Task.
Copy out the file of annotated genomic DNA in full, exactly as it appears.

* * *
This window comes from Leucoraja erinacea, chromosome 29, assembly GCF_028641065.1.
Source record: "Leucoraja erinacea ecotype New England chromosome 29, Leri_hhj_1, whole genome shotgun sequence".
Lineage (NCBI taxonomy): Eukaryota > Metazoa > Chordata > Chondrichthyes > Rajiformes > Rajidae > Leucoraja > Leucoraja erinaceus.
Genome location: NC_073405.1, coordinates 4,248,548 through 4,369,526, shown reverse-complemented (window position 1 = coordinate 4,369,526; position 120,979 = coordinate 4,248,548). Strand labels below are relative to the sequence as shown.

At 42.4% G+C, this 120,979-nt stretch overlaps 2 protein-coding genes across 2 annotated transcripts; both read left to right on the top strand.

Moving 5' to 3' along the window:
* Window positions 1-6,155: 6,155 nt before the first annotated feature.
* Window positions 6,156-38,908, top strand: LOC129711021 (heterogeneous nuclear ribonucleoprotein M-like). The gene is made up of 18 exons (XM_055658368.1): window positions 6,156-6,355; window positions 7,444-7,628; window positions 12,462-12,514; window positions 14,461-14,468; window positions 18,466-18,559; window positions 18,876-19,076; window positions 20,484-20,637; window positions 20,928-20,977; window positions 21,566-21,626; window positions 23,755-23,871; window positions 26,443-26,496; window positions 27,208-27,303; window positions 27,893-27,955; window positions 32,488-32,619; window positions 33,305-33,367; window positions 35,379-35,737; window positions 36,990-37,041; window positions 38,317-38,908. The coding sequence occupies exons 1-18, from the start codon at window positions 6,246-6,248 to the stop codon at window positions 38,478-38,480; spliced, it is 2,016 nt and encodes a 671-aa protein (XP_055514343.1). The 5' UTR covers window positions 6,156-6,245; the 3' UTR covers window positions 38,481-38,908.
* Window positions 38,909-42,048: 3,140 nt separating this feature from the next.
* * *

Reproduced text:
This window comes from Leucoraja erinacea, chromosome 29, assembly GCF_028641065.1.
Source record: "Leucoraja erinacea ecotype New England chromosome 29, Leri_hhj_1, whole genome shotgun sequence".
Lineage (NCBI taxonomy): Eukaryota > Metazoa > Chordata > Chondrichthyes > Rajiformes > Rajidae > Leucoraja > Leucoraja erinaceus.
Genome location: NC_073405.1, coordinates 4,248,548 through 4,369,526, shown reverse-complemented (window position 1 = coordinate 4,369,526; position 120,979 = coordinate 4,248,548). Strand labels below are relative to the sequence as shown.

At 42.4% G+C, this 120,979-nt stretch overlaps 2 protein-coding genes across 2 annotated transcripts; both read left to right on the top strand.

Moving 5' to 3' along the window:
* Window positions 1-6,155: 6,155 nt before the first annotated feature.
* Window positions 6,156-38,908, top strand: LOC129711021 (heterogeneous nuclear ribonucleoprotein M-like). The gene is made up of 18 exons (XM_055658368.1): window positions 6,156-6,355; window positions 7,444-7,628; window positions 12,462-12,514; window positions 14,461-14,468; window positions 18,466-18,559; window positions 18,876-19,076; window positions 20,484-20,637; window positions 20,928-20,977; window positions 21,566-21,626; window positions 23,755-23,871; window positions 26,443-26,496; window positions 27,208-27,303; window positions 27,893-27,955; window positions 32,488-32,619; window positions 33,305-33,367; window positions 35,379-35,737; window positions 36,990-37,041; window positions 38,317-38,908. The coding sequence occupies exons 1-18, from the start codon at window positions 6,246-6,248 to the stop codon at window positions 38,478-38,480; spliced, it is 2,016 nt and encodes a 671-aa protein (XP_055514343.1). The 5' UTR covers window positions 6,156-6,245; the 3' UTR covers window positions 38,481-38,908.
* Window positions 38,909-42,048: 3,140 nt separating this feature from the next.